Home » Entertainment » Telling the story of Paul Robeson

By Charles Hallman
Staff writer

 

A musical play on the legendary Paul Robeson will be at the Capri Theater this weekend June 20-22.

Jason McKinney stars as Robeson, the multi-faceted actor and singer who spoke against injustice both in the U.S. and abroad, and Christopher Bagley plays Lawrence Brown, Robeson’s long-time collaborator in “A Play Based on the Life of Paul Robeson,” a two-man production that is scheduled to appear in several cities this year.

Christopher Bagley as Lawrence Brown, Robeson’s long-time collaborator

Christopher Bagley as Lawrence Brown, Robeson’s long-time collaborator

Robeson, was born in 1898 in Princeton, New Jersey the youngest of five children, and later would attend Rutgers University at age 17 and won multiple letters in baseball, football, basketball and track. He graduated as class valedictorian, then went to Columbia Law School and worked in the early 1920s as a lawyer in New York.

However, he left the law profession because of racism at the firm he worked and became a successful singer and actor on stage and screen.

“I grew up with Paul Robeson as one of my heroes,” admits Bagley last week during an MSR phone interview. Despite learning about other Black notables in school, “But for some reason, Paul Robeson was never mentioned in my education,” he recalls.

The late Phillip Hayes Dean, who died on April 14 of this year, wrote the play that was first presented in the late 1970s with James Earl Jones in the leading role. Avery Brooks also played Robeson on Broadway when the play twice ran in 1988 and 1995. During that run is when Bagley, who studied acting in college, first saw the play and learned about Brown, he points out.

Brown was a renowned arranger in Europe when he met Robeson during the 1920s, says Bagley. “I think the two of them were such a partnership — I really think Lawrence Brown’s professionalism [elevated] Paul’s concerts,” he believes, who adds that “the [on-stage] relationship between Jason and I” hopefully gives play goers that same sense of the Robeson-Brown partnership when the two men worked together. “He [Brown] was willing to let Paul be Paul, and to let Jason be Jason in playing this role. He really does embody Paul Robeson. And one of the things I try to do is to almost make myself invisible in every sense of the word. I try not to have a focus [on the character].”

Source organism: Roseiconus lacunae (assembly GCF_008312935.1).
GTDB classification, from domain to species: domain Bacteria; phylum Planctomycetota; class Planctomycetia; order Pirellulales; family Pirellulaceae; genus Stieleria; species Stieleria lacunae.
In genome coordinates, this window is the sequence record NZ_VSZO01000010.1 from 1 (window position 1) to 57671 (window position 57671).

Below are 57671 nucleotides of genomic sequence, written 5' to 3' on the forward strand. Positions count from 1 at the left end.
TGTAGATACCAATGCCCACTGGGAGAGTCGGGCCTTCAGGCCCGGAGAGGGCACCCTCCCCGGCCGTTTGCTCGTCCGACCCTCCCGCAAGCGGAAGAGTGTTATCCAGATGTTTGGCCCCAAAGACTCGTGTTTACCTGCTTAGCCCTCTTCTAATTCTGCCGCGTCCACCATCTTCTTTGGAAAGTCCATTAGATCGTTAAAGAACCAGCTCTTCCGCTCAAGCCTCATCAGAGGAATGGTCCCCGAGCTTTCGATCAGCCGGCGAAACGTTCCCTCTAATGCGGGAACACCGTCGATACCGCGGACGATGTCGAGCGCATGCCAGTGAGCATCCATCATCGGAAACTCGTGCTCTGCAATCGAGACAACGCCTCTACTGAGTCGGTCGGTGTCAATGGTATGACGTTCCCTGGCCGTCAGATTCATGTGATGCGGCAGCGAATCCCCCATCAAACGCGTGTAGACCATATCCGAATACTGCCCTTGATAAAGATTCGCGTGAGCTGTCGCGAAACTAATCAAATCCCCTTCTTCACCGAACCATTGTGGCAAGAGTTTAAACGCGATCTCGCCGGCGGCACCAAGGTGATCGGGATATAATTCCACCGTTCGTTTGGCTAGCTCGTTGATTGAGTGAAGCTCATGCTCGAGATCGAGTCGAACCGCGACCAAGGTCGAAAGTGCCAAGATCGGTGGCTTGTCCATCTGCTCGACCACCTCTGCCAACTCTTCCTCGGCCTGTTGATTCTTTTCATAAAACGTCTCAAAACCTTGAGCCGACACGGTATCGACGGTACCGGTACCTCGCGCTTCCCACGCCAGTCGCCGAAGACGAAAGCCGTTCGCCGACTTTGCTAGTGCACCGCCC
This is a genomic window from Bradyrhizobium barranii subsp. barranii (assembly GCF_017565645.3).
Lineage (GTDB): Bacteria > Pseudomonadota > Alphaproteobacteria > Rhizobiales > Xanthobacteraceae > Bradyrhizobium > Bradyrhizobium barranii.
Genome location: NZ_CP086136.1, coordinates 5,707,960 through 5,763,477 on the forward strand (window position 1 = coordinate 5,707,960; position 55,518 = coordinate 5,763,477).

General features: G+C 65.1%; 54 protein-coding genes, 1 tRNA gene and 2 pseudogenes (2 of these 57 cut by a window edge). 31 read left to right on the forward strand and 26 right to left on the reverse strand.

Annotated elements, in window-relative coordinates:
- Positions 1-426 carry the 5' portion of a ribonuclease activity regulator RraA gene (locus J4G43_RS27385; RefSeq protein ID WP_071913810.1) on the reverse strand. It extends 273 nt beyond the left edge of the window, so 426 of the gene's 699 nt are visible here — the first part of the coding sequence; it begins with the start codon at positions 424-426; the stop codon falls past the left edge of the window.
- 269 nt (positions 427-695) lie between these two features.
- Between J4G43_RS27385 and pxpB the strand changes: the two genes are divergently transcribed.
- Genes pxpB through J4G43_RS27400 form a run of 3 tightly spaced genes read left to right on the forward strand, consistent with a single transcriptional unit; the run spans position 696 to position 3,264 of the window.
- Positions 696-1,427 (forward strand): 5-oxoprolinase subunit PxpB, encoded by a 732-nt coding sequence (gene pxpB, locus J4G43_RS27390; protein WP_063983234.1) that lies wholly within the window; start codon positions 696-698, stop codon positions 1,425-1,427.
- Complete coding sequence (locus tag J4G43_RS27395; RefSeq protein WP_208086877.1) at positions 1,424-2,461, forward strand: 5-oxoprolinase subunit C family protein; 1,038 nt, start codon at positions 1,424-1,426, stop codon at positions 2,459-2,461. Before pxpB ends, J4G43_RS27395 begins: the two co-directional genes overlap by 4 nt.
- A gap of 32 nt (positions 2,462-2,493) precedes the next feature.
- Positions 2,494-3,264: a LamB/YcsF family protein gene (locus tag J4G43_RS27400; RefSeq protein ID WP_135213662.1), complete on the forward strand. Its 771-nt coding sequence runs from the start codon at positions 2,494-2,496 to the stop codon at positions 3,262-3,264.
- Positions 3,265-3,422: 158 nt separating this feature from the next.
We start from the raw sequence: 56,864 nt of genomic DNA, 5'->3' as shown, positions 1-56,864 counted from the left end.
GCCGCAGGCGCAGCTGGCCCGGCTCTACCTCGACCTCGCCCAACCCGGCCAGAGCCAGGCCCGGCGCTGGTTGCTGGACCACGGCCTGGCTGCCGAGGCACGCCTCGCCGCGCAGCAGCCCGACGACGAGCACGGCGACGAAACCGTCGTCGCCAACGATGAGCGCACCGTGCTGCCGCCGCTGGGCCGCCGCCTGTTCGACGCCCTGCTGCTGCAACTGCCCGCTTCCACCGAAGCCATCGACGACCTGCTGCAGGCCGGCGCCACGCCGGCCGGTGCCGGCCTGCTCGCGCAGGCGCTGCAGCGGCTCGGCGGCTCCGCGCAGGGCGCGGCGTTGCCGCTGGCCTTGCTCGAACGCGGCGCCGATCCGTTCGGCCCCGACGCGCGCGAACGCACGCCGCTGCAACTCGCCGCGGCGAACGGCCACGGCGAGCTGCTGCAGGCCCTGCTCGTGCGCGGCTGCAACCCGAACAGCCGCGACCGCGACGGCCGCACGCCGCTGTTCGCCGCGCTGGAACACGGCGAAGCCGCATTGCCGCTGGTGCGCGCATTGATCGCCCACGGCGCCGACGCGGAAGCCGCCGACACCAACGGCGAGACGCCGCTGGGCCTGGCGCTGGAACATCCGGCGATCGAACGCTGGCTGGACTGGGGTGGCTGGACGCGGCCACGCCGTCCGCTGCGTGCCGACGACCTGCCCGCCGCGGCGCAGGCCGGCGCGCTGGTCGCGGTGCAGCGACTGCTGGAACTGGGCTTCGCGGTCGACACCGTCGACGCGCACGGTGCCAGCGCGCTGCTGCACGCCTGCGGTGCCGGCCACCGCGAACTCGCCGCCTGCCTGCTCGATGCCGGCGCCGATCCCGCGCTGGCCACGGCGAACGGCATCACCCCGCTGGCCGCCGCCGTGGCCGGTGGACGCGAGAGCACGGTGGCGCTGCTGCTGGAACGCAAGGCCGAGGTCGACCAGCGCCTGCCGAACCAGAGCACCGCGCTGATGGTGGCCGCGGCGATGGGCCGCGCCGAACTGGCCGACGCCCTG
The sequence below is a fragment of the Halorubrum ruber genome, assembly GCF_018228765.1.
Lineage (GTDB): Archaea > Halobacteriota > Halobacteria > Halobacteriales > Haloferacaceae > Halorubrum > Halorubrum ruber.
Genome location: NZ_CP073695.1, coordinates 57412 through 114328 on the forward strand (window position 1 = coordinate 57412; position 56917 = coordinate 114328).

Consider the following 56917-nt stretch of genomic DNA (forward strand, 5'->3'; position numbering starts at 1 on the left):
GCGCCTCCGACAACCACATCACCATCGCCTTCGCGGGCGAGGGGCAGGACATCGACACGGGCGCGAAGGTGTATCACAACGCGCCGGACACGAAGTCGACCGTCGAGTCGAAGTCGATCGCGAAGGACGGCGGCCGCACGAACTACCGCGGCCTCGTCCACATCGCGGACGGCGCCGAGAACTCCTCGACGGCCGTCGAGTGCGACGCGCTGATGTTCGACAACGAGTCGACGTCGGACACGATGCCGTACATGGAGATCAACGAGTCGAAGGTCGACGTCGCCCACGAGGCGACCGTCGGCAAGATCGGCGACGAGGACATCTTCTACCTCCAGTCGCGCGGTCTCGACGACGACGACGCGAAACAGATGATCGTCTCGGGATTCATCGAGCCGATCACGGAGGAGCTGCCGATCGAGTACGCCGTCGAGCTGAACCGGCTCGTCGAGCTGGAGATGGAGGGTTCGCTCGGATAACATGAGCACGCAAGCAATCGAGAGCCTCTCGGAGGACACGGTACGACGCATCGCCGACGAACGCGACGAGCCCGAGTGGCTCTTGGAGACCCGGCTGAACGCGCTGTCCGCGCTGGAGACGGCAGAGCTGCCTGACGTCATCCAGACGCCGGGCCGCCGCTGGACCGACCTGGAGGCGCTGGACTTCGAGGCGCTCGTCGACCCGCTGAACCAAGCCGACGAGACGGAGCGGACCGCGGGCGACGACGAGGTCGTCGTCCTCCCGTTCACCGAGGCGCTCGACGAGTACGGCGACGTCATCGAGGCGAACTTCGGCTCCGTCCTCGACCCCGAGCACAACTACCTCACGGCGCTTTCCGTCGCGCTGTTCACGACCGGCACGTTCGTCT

Bagley, who has managerial experience in non-profits, has acted on stage since he was 20 years old but in a part-time vocation, and starting acting on a full time basis nearly ten years ago. “It is something that I enjoy. After meeting Jason when we did a concert about three years ago, I decided to do this full time, [so I] left my job in Baltimore and came down here to Winston-Salem, North Carolina.”

(l-r) Bagley and Jason McKinney as Paul Robeson

(l-r) Bagley and Jason McKinney as Paul Robeson

Bagley and McKinney co-founded United in Music about two years ago, and are producing and presenting the current reincarnation of the Robeson production as part of a three-city Midwestern run, which kicks off in Minneapolis, then heads to Milwaukee and Madison, Wisconsin this summer. “We’ll be in New York in September, then Memphis, Tennessee in October,” he says. “We also do a concert version where we take elements of the show and do this as well.”

A play based on the life of Paul Robeson “sheds light on the life of this courageous, influential and complex man whose message remains relevant for today’s audiences.”

“It is my contention that in the history of the United States, no person Black or White — you can throw in people like Thomas Jefferson and Ben Franklin but as an actor, scholar and as an athlete; as a lawyer, as a civil rights activist, nobody did more things excellently but because of the Red scare at home and McCarthyism, he was erased from the landscape of America,” concludes Bagley of Robeson.

 

Tickets for A Play Based on the Life of Paul Robeson are on sale now on line at http://thecapritheater.org and are $25 for general admission seating.

Charles Hallman welcomes reader responses to [email protected]

 

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